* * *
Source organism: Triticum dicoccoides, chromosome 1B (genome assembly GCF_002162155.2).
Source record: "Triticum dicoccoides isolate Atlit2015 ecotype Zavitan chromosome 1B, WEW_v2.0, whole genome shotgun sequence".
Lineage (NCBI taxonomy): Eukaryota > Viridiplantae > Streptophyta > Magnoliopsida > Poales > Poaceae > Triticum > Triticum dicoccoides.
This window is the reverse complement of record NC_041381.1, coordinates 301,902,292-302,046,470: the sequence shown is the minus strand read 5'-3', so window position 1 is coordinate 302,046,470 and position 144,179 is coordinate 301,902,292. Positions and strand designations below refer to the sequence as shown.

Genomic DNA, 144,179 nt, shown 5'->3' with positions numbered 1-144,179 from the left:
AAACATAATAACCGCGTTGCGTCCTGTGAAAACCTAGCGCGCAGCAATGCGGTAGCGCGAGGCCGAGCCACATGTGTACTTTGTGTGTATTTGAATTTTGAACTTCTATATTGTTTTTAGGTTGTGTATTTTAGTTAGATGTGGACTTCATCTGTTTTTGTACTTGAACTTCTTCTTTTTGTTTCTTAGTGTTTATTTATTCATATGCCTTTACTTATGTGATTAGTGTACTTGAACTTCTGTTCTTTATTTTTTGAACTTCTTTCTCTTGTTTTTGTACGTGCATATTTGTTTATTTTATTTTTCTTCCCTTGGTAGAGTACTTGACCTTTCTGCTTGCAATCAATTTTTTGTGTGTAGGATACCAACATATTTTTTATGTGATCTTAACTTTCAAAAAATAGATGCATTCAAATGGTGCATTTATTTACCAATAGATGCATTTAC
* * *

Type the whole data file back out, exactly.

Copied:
Source organism: Triticum dicoccoides, chromosome 1B (genome assembly GCF_002162155.2).
Source record: "Triticum dicoccoides isolate Atlit2015 ecotype Zavitan chromosome 1B, WEW_v2.0, whole genome shotgun sequence".
Lineage (NCBI taxonomy): Eukaryota > Viridiplantae > Streptophyta > Magnoliopsida > Poales > Poaceae > Triticum > Triticum dicoccoides.
This window is the reverse complement of record NC_041381.1, coordinates 301,902,292-302,046,470: the sequence shown is the minus strand read 5'-3', so window position 1 is coordinate 302,046,470 and position 144,179 is coordinate 301,902,292. Positions and strand designations below refer to the sequence as shown.

Genomic DNA, 144,179 nt, shown 5'->3' with positions numbered 1-144,179 from the left:
AAACATAATAACCGCGTTGCGTCCTGTGAAAACCTAGCGCGCAGCAATGCGGTAGCGCGAGGCCGAGCCACATGTGTACTTTGTGTGTATTTGAATTTTGAACTTCTATATTGTTTTTAGGTTGTGTATTTTAGTTAGATGTGGACTTCATCTGTTTTTGTACTTGAACTTCTTCTTTTTGTTTCTTAGTGTTTATTTATTCATATGCCTTTACTTATGTGATTAGTGTACTTGAACTTCTGTTCTTTATTTTTTGAACTTCTTTCTCTTGTTTTTGTACGTGCATATTTGTTTATTTTATTTTTCTTCCCTTGGTAGAGTACTTGACCTTTCTGCTTGCAATCAATTTTTTGTGTGTAGGATACCAACATATTTTTTATGTGATCTTAACTTTCAAAAAATAGATGCATTCAAATGGTGCATTTATTTACCAATAGATGCATTTAC